It was urged by a few that we try to justify ourselves with Napoleon, and convince him that we never cherished hostile feelings towards him. Such an expression would have been with me a deliberate lie. Our feelings towards Napoleon before the capture of the town, I said, should be of no concern to the enemy. He had no right to demand an account of those feelings, we no obligation to provide one. All that we could plead was that, since we came under his power, we had done what we could to promote a patient subjection on the part of the students, and merit no reproaches from our conquerors.
The position of Schleiermacher and myself was bad enough. Our salary was due the first of November, and that which had been received was already fully spent. We had, indeed, received from the students themselves a large sum in advance for the lectures that were about to commence. I had in my possession about 80 louis d’or. I had not, of course, expected to be in any want of money, and was relying on the usual receipt of my salary.
But with the departure of the students I was compelled to return the money they had paid me in advance for my lectures, and it was fortunate for me that I had made no encroachment upon it. After adjusting all my accounts I found that I had 10 Rthlr. left. Schleiermacher had no more than I. It was impossible to receive any from distant friends. An army was between them and us, and all communication was cut off.
We resolved to unite the little capital that was at our command, and to keep house in common. Schleiermacher removed into my little tenement. My wife and child and Schleiermacher’s sister occupied one small chamber, he and I another, and we all worked and studied in one room. In a corner of that room, Schleiermacher wrote his commentary on the first Epistle of Paul to Timothy [Über den sogenannten ersten Brief des Paulus an den Timotheus: ein kritisches Sendschreiben an J.C. Gass (Berlin 1807)]. . . .
Then came the task of deciding upon the future. Schleiermacher resolved to remain in Halle yet a little longer, because the perfect seclusion and the slight cost of living favored him in his scholarly investigations. I felt that I must look elsewhere. My Danish friends recommended me to those in power there, and I was assured of a competent support if I should return thither. Then came the real difficulty of deciding.
I never had felt so strongly bound to Prussia and to my fellow professors as now. Trouble had drawn us together, and the adversities of the land had warmed my heart towards her. Had I had means I should probably have remained. But I was without resources, and so was compelled to accept the offer of Danish friends, and to bid adieu to Halle and Schleiermacher.
My life for the next two years was one of great distress, of great anxieties, and of great privations. I had no income, and was obliged to live upon the hospitalities of friends in Kiel, Hamburg, Copenhagen, and Lübeck. . . . Meanwhile my circumstances were almost desperate. Had I been alone I could have borne it better; but, with a wife and child dependent upon me, the uncertainties of the future and the needs of the present made my situation deplorable.
[*] Henrik Steffens, Was ich erlebte, 5:183–227. The following text is from the condensed, abridged translation Heinrich [Henrik] Steffens, The Story of My Career as Student at Freiberg and Jena, and as Professor at Halle, Breslau and Berlin, with personal reminiscences of Goethe, Schiller, Schelling, Neander, and others, trans. William Leonhard Gage (Boston 1863), 149–63 (trans. altered). Back.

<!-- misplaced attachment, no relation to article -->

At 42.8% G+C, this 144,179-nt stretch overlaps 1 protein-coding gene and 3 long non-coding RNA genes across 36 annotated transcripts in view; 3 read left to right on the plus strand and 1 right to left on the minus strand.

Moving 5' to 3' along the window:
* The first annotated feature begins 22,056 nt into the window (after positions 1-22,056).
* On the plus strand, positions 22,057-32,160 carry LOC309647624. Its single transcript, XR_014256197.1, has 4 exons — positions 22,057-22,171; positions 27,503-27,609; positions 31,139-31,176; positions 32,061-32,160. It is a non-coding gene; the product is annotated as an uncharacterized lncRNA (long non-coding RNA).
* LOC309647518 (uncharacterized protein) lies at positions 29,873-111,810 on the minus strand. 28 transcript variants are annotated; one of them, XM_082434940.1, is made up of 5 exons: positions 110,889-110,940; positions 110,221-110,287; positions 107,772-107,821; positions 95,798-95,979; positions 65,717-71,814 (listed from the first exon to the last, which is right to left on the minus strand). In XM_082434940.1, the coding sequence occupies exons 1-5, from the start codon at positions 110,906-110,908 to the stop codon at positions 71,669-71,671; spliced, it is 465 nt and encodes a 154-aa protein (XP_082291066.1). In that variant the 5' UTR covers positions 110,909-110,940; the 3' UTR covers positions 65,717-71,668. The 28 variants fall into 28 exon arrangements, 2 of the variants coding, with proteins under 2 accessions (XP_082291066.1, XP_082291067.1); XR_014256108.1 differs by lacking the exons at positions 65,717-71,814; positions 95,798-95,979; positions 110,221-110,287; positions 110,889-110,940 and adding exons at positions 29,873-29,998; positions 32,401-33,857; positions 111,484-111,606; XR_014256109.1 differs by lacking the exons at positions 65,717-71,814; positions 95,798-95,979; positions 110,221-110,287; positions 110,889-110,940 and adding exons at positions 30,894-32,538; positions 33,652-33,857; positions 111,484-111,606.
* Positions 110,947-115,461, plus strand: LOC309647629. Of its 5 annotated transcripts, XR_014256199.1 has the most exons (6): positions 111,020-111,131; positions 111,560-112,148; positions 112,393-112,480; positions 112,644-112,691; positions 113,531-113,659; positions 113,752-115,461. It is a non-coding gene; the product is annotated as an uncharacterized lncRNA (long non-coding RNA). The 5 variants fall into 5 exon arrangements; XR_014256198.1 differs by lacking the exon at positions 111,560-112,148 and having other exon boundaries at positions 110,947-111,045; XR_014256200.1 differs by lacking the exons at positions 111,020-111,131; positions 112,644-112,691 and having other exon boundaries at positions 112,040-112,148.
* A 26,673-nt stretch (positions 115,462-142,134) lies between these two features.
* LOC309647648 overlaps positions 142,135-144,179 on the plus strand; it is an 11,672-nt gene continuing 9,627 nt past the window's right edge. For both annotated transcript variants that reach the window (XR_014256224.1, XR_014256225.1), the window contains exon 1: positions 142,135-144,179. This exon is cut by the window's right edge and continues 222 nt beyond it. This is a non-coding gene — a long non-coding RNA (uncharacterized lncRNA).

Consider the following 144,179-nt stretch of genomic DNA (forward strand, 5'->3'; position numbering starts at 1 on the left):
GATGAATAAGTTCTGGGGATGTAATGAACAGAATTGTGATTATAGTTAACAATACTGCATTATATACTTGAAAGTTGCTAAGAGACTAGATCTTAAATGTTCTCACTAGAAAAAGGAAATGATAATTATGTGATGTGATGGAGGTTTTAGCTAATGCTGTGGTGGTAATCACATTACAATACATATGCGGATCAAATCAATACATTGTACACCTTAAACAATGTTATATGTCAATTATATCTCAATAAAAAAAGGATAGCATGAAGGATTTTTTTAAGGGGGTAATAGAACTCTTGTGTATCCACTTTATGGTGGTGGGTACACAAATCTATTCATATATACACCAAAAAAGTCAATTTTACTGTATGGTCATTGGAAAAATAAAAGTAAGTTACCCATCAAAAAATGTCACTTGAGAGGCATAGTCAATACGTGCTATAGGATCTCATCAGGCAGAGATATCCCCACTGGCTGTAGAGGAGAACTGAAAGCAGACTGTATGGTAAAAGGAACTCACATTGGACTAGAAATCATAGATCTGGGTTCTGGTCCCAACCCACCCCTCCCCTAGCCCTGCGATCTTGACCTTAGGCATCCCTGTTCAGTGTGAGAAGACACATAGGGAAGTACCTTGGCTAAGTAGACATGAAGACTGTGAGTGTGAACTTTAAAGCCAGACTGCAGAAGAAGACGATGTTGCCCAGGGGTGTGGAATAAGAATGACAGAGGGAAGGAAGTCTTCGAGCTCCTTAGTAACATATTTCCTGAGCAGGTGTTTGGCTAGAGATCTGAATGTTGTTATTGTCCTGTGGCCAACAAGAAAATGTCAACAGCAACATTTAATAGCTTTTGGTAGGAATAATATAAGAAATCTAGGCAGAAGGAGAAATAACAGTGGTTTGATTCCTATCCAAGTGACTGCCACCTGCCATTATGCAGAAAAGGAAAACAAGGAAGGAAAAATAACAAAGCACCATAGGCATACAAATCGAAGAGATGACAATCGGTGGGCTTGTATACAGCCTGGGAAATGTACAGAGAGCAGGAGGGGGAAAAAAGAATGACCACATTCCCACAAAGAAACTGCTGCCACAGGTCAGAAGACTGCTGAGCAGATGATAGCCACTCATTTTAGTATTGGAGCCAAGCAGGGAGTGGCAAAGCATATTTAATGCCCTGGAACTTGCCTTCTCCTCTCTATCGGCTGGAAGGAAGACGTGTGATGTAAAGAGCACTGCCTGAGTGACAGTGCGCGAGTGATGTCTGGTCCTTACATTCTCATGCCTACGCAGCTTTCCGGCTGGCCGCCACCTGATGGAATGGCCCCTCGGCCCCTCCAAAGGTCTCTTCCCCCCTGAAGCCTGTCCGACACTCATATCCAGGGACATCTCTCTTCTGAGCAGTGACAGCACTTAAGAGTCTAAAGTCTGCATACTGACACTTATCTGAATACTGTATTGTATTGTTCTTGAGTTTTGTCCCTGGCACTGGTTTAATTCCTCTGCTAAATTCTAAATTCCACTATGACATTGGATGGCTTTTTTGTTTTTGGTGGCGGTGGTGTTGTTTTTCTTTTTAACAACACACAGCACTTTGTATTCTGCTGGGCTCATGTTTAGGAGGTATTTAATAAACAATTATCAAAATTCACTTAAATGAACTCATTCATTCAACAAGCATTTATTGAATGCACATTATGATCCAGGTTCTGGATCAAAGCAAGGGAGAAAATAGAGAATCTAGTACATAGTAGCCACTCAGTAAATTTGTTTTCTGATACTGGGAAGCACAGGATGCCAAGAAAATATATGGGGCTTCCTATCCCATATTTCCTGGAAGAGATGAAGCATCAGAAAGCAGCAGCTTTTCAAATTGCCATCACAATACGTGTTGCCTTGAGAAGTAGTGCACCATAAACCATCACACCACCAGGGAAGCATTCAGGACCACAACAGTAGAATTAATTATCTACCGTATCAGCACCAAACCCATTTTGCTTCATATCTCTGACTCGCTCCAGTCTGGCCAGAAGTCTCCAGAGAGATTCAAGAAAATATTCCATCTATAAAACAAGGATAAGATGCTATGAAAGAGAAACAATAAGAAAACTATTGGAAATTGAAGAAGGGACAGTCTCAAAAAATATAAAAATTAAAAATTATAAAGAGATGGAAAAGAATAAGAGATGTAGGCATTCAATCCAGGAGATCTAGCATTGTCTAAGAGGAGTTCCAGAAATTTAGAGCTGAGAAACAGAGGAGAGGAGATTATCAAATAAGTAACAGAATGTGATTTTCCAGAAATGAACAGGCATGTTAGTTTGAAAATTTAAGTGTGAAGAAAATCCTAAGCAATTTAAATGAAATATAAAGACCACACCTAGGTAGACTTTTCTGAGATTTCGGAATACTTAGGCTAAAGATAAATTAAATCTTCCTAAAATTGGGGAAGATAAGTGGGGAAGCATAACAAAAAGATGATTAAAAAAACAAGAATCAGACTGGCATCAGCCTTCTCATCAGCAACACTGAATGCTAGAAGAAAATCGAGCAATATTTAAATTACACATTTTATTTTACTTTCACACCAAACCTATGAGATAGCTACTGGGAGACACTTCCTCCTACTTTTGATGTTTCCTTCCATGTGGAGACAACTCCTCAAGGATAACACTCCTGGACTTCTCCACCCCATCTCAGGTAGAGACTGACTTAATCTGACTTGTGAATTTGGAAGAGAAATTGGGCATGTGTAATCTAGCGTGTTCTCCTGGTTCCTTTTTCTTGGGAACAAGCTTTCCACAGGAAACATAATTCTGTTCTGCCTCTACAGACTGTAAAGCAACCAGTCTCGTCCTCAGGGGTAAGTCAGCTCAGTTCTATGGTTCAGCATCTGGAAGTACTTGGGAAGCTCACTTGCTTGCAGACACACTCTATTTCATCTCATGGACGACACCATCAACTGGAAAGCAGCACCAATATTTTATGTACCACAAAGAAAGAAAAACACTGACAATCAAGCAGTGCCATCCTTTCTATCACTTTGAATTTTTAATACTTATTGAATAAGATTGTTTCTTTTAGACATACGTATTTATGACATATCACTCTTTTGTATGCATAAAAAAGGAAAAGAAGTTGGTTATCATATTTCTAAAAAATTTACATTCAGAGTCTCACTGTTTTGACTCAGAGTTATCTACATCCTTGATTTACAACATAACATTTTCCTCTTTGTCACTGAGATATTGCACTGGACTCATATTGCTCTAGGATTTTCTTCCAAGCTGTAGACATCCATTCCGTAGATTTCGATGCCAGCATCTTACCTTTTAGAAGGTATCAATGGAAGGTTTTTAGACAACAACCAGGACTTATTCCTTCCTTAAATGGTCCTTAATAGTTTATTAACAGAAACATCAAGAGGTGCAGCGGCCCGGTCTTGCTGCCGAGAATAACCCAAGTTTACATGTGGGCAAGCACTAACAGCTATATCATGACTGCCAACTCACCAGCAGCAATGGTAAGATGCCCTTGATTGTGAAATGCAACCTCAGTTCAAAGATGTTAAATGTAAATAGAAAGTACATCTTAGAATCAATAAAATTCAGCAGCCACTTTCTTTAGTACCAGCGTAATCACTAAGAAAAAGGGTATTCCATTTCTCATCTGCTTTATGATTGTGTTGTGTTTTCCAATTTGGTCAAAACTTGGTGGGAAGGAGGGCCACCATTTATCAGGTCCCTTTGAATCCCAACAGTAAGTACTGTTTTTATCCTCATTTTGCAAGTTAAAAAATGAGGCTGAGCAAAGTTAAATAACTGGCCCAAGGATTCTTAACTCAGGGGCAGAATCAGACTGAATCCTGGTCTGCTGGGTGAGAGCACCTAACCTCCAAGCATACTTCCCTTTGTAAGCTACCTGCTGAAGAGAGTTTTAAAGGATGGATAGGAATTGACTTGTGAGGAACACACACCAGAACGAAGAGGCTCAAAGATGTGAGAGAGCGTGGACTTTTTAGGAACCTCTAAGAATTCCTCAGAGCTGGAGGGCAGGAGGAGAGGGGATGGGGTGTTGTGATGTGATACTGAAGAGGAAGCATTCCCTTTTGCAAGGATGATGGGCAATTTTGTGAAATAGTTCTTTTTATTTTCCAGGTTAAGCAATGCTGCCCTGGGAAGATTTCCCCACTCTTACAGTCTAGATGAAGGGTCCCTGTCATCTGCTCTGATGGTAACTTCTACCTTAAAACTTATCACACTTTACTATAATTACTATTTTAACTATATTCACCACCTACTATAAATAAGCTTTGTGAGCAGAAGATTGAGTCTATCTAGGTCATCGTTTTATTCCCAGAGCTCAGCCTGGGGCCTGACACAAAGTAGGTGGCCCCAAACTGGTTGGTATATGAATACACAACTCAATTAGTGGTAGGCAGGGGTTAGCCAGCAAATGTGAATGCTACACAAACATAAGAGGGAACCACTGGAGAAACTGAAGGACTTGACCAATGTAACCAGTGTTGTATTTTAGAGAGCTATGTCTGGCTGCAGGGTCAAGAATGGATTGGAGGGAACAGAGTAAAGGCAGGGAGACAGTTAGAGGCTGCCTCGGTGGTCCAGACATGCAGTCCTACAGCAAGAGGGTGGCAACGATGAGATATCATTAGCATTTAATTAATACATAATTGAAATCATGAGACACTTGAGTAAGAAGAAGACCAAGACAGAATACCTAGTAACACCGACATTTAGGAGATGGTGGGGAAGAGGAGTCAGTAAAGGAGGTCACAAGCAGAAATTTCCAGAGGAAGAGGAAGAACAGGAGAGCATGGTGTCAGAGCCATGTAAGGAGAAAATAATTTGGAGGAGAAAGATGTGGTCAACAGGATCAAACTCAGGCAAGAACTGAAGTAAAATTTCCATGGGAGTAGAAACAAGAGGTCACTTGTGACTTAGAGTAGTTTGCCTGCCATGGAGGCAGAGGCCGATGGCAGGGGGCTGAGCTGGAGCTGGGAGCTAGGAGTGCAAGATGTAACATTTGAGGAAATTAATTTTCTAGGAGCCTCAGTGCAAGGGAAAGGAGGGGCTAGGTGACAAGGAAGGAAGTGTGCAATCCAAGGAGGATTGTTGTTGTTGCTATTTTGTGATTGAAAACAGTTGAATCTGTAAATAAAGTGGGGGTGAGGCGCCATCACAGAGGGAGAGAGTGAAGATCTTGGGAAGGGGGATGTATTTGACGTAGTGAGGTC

August Hermann Niemeyer later published an account of these events, Halle im October 1806 (Magdeburg 1808). Back.
 Concerning the overall course of the battle, which Steffens does not recount, see Held and Corvin, “Die Napoleonischen Kriege: Der preussische Krieg (1806–1807),” in Die Gegenwart, vol. 4 of Illustrirte Weltgeschichte: Ein Buch für’s Volk, 4 vols., 687–722 (Leipzig 1850), 695n364:
The skirmish at Halle was almost even more glorious for the French than the battle at Jena, for the positions Prince Eugen [1758–1822] had taken seemed extraordinarily strong. The Long Bridge across the Saale River, which covers the town from the west, had been occupied by infantry, and the small islands in the Saale River itself were set up with cartouche batteries. The town gate had been prepared to be locked, and the streets had been blocked with barricades; and finally, beyond the town, the main corps of Prince Eugen were standing in battle formations.
That is, the French had to cross the bridge amide cartouche and infantry fire, break open the gate, storm the town, and only then begin the actual battle against a strongly positioned enemy.
But they overcame each of these difficulties under the leadership of General Dupont, who commanded the vanguard with an admirable perseverance. After a heated skirmish on the bridge, the French rushed across the bridge with such speed that they reached the gate at the same time as the fleeing Prussian soldiers and thus found it open.
Now, however, a murderous battle commenced in the town’s streets, which ended with the Prussians being in part taken prisoner, and in part thrown out of the town. The French emerged now from the the opposite gates and advanced toward the battle formations of Prince Eugen. Although they were met with a furious hail of infantry fire, they held their ground until General Dupont had circled around one of the Prussian flanks. Now they attacked up the heights against the enemy from two sides, who gave up hope of victory after a tenacious battle and took flight. —
The Prussians lost 1000 men who were either killed or wounded, and the French almost as many. By contrast, the latter took 4000 prisoners, and even more were to fall into their hands during the ensuing pursuit.
Map from Iohann Baptistae Homann, Darstellung des Grundrisses und Prospectes der Königl, Preussisch-Magdeburgischen und des Saal-Crayses Haupt Stadt Halle (Nürnberg 1724); Bibliothèque nationale de France; Collection d’Anville; 03746:
Translation © 2018 Doug Stott